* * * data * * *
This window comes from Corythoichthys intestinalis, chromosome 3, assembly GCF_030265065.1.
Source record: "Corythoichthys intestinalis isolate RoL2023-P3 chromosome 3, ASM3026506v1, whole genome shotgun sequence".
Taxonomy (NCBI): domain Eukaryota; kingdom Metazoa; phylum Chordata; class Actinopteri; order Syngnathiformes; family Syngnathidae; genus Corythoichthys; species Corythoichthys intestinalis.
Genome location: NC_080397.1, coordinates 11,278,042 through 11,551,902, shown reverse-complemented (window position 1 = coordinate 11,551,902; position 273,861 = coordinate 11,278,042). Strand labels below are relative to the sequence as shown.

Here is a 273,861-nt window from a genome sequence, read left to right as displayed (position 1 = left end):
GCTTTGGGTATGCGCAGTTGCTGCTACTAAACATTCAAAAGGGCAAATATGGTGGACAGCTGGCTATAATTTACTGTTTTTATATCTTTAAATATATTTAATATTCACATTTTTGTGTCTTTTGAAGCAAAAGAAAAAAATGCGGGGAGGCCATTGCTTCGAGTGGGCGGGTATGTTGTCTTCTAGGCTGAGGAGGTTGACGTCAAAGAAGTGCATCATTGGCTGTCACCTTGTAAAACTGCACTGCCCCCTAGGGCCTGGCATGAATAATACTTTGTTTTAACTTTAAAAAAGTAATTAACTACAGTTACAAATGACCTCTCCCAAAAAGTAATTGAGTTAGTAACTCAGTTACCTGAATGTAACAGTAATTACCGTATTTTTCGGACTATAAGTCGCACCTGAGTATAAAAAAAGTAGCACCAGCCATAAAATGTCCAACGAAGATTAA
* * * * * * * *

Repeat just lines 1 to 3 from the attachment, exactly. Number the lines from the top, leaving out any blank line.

This window comes from Corythoichthys intestinalis, chromosome 3, assembly GCF_030265065.1.
Source record: "Corythoichthys intestinalis isolate RoL2023-P3 chromosome 3, ASM3026506v1, whole genome shotgun sequence".
Taxonomy (NCBI): domain Eukaryota; kingdom Metazoa; phylum Chordata; class Actinopteri; order Syngnathiformes; family Syngnathidae; genus Corythoichthys; species Corythoichthys intestinalis.